Getting your shotgun certificate

In order to own a shotgun, you must obtain a valid shotgun certificate.
If you’re new to the sport, then don’t
try to rush into buying a gun but, do apply for your licence in plenty of time because the process can take a while. 

The application for a licence is quite straightforward, and simply involves filling out a form available from your local police force. 

Essentially, the police just need to be satisfied that you can safely possess a shotgun without danger to public safety and that it can be stored securely. For the vast majority of us this shouldn’t be a concern.

Disciplines explained


Originally developed to simulate live quarry shooting, clay targets are thrown in all sorts of angles, trajectories, speeds and elevations. The names of the targets are reminiscent of the sport’s origins too – Teal, Driven Pheasant, Duck, Rabbit etc. Sporting is the grandaddy of English Sporting, FITASC, Sportrap, Compak and more. Sporting and its variants are the most popular clay disciplines.


A row of concealed traps in front of a
line of shooters throw targets a distance of about 50 metres at a relatively low height. Each competitor shoots a single target in turn before they move one station to the right until 25 targets have been shot. Trap variants include Down the Line, Automatic Ball Trap, Olympic Trap and Universal Trench.


Originated in the US, although the word is Scandinavian. Targets are thrown from a high house and a low house that sit each side of a semi-circular layout of stands. Competitors move round seven shooting stations which introduces variation to the targets, which are thrown at set trajectories and speeds. Skeet disciplines include English Skeet, Olympic Skeet and American Skeet.

Choosing an instructor

Anyone can set themselves up as a shooting instructor or coach with no formal qualifications. Some coaches, particularly those who have achieved success at high-level competitions, are first rate.

Others, not so much. So, unless you know an instructor’s background or have been given a personal recommendation, our advice is to seek out a qualified professional. Qualifying bodies include BASC, APSI, ISSF and the CPSA.

“Choose a CPSA registered coach and you’ll benefit from a structured learning pathway, including the CPSA method,” says Mike. “If you begin learning with one CPSA professional and then, perhaps because of a job or house move, you have to pick up with another it’s easy to follow the same path.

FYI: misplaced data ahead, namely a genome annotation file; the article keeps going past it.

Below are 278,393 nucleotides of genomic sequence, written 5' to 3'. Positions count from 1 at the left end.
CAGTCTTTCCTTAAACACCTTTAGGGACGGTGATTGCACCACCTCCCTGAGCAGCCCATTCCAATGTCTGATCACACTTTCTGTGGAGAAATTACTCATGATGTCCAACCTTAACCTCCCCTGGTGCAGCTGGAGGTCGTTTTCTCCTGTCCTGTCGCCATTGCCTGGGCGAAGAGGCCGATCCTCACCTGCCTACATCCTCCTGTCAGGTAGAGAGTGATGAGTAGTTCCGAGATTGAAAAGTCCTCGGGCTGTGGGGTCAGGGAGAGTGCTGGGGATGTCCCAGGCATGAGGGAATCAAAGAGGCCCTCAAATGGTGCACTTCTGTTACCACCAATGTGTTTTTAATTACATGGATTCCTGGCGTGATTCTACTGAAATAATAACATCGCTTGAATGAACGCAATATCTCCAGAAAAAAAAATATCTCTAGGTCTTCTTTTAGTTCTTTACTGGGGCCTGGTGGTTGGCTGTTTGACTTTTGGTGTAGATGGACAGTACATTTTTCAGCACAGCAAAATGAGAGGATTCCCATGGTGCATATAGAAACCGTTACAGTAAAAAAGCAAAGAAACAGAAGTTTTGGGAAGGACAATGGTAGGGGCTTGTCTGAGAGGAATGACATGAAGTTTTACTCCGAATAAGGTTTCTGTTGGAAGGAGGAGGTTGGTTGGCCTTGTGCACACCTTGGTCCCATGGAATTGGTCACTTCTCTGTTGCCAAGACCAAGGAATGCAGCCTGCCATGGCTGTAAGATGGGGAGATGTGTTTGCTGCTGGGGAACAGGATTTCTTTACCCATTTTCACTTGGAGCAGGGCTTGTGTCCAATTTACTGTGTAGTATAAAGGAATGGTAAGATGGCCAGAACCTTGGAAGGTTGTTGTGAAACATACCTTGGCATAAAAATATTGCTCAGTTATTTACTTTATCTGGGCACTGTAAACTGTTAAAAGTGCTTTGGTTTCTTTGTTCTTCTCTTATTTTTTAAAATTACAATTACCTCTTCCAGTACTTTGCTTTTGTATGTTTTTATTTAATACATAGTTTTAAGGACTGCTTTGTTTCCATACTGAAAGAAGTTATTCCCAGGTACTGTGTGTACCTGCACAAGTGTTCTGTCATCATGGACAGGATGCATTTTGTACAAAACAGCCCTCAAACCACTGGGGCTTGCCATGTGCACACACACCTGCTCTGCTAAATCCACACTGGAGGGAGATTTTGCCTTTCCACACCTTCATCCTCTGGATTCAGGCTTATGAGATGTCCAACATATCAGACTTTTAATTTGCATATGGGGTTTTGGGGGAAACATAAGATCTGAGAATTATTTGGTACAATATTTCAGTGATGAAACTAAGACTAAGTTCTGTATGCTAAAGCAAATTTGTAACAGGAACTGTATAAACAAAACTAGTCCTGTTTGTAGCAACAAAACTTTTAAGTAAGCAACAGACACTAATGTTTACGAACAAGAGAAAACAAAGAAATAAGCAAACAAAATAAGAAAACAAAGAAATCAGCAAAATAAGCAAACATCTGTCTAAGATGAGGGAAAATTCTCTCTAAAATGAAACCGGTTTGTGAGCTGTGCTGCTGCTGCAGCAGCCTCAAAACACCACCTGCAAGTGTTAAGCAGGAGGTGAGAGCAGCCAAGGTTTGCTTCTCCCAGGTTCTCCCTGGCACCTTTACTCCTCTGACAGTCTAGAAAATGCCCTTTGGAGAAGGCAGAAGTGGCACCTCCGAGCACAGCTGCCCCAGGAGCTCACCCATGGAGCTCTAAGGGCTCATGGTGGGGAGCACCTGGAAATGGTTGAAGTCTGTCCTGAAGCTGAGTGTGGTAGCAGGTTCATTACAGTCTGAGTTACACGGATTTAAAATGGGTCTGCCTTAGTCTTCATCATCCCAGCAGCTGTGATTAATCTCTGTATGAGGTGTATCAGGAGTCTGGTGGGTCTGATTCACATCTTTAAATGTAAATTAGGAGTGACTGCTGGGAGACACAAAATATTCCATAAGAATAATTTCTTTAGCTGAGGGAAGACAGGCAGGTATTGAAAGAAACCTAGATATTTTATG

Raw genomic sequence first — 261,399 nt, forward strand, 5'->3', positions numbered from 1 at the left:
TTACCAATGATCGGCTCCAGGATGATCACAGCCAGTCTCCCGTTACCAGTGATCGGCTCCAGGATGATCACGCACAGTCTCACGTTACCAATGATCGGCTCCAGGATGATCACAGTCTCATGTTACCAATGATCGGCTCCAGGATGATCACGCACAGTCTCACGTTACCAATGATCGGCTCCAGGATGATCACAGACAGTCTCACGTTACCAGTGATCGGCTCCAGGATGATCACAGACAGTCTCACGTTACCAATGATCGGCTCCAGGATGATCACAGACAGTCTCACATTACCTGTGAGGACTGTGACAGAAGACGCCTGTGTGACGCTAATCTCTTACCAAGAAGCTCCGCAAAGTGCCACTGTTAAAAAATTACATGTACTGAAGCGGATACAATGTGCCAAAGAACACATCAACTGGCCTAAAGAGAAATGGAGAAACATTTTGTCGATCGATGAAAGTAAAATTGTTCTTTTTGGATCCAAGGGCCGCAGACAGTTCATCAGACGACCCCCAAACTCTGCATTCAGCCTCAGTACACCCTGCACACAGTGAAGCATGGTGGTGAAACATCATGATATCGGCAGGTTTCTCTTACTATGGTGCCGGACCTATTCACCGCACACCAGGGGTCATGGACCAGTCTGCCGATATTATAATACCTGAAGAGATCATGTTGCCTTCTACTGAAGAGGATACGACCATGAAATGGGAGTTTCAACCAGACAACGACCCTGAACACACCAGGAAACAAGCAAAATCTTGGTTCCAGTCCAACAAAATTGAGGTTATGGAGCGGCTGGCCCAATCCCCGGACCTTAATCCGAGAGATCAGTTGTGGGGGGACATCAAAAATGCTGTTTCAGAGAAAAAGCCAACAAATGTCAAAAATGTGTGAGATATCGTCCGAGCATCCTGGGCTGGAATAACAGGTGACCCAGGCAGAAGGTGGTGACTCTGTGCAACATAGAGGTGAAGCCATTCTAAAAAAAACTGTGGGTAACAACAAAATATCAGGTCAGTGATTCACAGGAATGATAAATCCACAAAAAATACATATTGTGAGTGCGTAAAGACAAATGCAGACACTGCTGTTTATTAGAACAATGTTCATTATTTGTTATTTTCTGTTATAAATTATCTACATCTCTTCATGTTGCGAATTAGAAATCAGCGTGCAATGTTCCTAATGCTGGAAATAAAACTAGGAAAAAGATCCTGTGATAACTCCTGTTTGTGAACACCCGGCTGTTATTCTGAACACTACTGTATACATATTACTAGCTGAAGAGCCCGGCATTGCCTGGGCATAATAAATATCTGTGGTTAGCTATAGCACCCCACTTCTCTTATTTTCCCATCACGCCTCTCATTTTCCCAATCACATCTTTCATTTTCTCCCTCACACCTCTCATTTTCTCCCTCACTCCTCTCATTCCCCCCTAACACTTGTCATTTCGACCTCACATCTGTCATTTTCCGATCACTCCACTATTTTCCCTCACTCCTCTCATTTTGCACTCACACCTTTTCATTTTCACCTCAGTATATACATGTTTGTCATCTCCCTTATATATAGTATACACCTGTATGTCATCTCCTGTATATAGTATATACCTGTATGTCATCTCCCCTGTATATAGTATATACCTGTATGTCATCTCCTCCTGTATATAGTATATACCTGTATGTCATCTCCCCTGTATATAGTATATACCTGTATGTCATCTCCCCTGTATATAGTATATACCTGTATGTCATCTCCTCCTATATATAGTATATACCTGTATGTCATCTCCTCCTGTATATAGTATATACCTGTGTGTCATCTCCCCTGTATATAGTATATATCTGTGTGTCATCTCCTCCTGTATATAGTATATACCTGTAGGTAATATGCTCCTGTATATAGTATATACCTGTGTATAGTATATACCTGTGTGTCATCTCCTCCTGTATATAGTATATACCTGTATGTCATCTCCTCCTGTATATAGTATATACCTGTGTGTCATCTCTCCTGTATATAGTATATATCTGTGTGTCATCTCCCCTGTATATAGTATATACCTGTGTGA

CPSA Level 2 Coach Paul Dancer checks eye dominance with a novice shot

We offer quality and consistency. This is especially important if a little later you want to specialise in a specific discipline. Your original instructor can seamlessly hand you over to another CPSA qualified coach who specialises in that discipline. 

In addition, all CPSA instructors and coaches will benefit from their professional indemnity insurance, which should give any novices that extra peace of mind about their teaching sessions.”

Many women feel more comfortable learning with a female instructor, so don’t be afraid to make that request if it’s important to you.  

First steps

“I like to get novices out shooting as soon as possible,” says Paul Dancer, CPSA Level 2 Sporting Coach. “It’s more fun for them, and it gives me the opportunity to assess their mentality. So, I treat the first lesson as a relaxed, enjoyable ‘have a go’ session. We check eye dominance and adjust a training gun to make it the best fit possible. Then it’s time to break some clays.”

Paul will choose an easy stand, usually one with a target that’s going away or an incomer. To start with he likes to take care of the ammunition, loading the gun and pressing the trap button so all they have to worry about is hitting the clay.

“I’ll be right on their shoulder, checking that the gun mount is correct and that the stock is correctly into the shoulder pocket so they’ll feel the least amount of recoil. Then, I’ll let them have a go. I’ll explain to them not to look at the bright bead end of the gun, but to always look at the clay.